Subdivisions of the Quaternary Period
Quaternary Holocene Meghalayan 0 4,200
Northgrippian 4,200 8,200
Greenlandian 8,200 11,700
Pleistocene 'Upper' 11,700 129ka
Chibanian 129ka 774ka
Calabrian 774ka 1.80Ma
Gelasian 1.80Ma 2.58Ma
Neogene Pliocene Piacenzian 2.58Ma 3.60Ma
Notes and references[1][2]
Subdivision of the Quaternary Period according to the ICS, as of January 2020.[1]

For the Holocene, dates are relative to the year 2000 (e.g. Greenlandian began 11,700 years before 2000). For the beginning of the Northgrippian a date of 8,236 years before 2000 has been set.[2] The Meghalayan has been set to begin 4,250 years before 2000.[1]

'Tarantian' is an informal, unofficial name proposed for a stage/age to replace the equally informal, unofficial 'Upper Pleistocene' subseries/subepoch.

In Europe and North America, the Holocene is subdivided into Preboreal, Boreal, Atlantic, Subboreal, and Subatlantic stages of the Blytt–Sernander time scale. There are many regional subdivisions for the Upper or Late Pleistocene; usually these represent locally recognized cold (glacial) and warm (interglacial) periods. The last glacial period ends with the cold Younger Dryas substage.

The Early Pleistocene is an unofficial sub-epoch in the international geologic timescale in chronostratigraphy, representing the earliest division of the Pleistocene Epoch within the ongoing Quaternary Period. It is currently estimated to span the time between 2.580 ± 0.005 Ma (million years ago) and 0.773 ± 0.005 Ma. The term Early Pleistocene applies to both the Gelasian Age and the Calabrian Age.[1]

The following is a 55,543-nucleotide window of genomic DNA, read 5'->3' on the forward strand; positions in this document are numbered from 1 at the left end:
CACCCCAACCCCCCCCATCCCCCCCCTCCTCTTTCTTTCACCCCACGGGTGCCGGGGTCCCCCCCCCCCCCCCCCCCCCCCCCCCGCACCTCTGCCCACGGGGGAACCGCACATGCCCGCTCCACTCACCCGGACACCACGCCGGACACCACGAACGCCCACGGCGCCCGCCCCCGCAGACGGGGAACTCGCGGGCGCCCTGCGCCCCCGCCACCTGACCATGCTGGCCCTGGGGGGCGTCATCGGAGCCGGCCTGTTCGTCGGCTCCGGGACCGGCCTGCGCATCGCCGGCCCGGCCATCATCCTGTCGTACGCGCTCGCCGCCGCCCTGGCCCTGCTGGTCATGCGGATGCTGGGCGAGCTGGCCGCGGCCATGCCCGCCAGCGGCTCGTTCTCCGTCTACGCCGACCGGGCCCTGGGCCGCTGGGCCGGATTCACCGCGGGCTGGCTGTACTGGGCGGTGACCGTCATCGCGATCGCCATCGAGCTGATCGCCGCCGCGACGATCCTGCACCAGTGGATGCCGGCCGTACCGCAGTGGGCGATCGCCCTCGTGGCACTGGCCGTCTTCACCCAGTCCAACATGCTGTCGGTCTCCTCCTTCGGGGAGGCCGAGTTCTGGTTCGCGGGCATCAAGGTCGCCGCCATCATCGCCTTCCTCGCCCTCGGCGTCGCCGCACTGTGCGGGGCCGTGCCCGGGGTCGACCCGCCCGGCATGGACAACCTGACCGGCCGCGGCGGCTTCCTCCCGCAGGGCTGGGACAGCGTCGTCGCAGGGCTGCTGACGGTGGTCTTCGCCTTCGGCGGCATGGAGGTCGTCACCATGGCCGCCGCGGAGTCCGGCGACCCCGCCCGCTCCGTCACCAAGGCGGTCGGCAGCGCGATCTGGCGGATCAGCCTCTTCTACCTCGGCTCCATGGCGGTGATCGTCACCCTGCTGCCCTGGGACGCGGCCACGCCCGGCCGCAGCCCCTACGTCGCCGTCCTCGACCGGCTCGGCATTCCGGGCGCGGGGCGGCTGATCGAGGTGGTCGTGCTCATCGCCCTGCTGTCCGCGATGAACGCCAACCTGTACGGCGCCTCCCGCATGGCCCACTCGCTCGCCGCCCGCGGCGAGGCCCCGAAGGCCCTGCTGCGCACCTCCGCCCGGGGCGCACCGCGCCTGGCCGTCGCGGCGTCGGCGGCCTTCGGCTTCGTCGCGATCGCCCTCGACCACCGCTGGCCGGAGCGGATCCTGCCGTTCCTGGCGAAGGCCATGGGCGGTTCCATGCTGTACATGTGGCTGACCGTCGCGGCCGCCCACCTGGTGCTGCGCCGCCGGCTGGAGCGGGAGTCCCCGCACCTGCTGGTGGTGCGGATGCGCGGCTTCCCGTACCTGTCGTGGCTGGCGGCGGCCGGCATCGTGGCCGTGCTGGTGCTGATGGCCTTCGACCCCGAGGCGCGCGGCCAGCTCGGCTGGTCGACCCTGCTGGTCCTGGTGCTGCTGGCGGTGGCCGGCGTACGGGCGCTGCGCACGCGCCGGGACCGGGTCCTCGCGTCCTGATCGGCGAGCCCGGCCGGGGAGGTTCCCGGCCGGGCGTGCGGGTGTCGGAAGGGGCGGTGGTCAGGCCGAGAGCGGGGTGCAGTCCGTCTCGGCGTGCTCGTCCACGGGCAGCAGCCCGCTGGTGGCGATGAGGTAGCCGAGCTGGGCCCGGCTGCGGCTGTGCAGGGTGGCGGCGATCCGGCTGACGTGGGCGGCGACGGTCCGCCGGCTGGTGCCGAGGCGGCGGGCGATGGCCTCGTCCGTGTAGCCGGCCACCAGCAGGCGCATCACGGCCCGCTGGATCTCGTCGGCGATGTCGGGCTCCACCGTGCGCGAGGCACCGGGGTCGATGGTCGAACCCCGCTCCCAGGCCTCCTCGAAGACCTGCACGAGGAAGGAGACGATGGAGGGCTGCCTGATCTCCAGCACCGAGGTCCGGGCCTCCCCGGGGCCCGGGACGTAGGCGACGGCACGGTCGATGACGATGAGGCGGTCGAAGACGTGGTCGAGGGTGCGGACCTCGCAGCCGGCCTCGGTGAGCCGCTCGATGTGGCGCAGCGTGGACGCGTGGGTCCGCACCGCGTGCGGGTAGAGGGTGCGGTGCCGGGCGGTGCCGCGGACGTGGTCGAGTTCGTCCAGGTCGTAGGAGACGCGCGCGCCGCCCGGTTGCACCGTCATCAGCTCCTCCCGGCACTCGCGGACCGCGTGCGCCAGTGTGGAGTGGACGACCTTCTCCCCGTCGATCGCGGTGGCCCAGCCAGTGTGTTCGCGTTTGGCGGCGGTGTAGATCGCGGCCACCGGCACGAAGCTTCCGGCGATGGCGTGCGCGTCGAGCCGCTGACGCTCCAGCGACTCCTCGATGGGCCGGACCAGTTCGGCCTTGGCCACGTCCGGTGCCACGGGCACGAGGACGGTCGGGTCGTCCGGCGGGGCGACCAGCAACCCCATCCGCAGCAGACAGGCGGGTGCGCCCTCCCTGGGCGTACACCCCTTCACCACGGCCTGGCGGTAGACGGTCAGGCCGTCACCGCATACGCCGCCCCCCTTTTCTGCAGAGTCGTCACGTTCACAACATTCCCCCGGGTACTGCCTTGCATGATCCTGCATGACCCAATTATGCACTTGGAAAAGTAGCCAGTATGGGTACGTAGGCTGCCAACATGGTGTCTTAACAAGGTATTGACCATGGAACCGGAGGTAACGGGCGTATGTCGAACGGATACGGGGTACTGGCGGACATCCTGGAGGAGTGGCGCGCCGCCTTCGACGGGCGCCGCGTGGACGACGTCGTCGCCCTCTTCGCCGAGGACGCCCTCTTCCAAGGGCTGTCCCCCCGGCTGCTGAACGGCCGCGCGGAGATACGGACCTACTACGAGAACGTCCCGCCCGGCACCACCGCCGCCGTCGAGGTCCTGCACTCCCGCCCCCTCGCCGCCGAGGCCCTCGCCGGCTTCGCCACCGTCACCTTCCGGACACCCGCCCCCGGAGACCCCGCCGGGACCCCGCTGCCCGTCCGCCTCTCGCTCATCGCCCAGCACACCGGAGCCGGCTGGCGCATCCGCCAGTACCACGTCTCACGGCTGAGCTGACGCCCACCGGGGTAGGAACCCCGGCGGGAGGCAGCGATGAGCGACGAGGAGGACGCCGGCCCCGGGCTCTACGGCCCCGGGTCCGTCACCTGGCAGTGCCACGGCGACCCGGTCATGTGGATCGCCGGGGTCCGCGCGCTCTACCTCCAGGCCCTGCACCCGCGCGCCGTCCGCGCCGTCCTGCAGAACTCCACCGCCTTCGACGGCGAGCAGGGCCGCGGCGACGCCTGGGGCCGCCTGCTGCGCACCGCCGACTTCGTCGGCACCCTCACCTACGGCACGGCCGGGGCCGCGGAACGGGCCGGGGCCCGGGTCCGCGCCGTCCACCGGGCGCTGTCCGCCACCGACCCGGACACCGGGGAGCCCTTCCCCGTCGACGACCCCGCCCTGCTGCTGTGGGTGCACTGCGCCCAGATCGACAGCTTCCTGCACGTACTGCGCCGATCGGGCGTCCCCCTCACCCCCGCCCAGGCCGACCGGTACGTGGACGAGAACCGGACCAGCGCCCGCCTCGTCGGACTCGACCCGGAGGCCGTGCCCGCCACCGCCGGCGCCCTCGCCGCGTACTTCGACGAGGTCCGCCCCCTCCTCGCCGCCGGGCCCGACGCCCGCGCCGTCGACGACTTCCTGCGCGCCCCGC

While the Gelasian and the Calabrian have officially been defined by the International Union of Geological Sciences (IUGS) to effectively constitute the Early Pleistocene, the succeeding Chibanian and Tarantian ages have yet to be ratified.[3] These proposed ages are unofficially termed the Middle Pleistocene and Late Pleistocene respectively. The Chibanian provisionally spans time from 773 ka to 126 ka, and the Tarantian from then until the definitive end of the whole Pleistocene, c. 9700 BC in the 10th millennium BC.[1]

Notes edit

  1. ^ a b c d e Cohen, K. M.; Finney, S. C.; Gibbard, P. L.; Fan, J.-X. (January 2020). "International Chronostratigraphic Chart" (PDF). International Commission on Stratigraphy. Retrieved 23 February 2020.
  2. ^ a b Mike Walker; et al. (December 2018). "Formal ratification of the subdivision of the Holocene Series/Epoch (Quaternary System/Period)" (PDF). Episodes. 41 (4). Subcommission on Quaternary Stratigraphy (SQS): 213–223. doi:10.18814/epiiugs/2018/018016. Retrieved 11 November 2019. This proposal on behalf of the SQS has been approved by the International Commission on Stratigraphy (ICS) and formally ratified by the Executive Committee of the International Union of Geological Sciences (IUGS).
  3. ^ P. L. Gibbard (17 April 2015). "The Quaternary System/Period and its major sub-divisions". Russian Geology and Geophysics. Special Issue: Topical Problems of Stratigraphy and Evolution of the Biosphere. 56 (4). Elsevier BV: 686–688. Bibcode:2015RuGG...56..686G. doi:10.1016/j.rgg.2015.03.015. Retrieved 13 November 2019.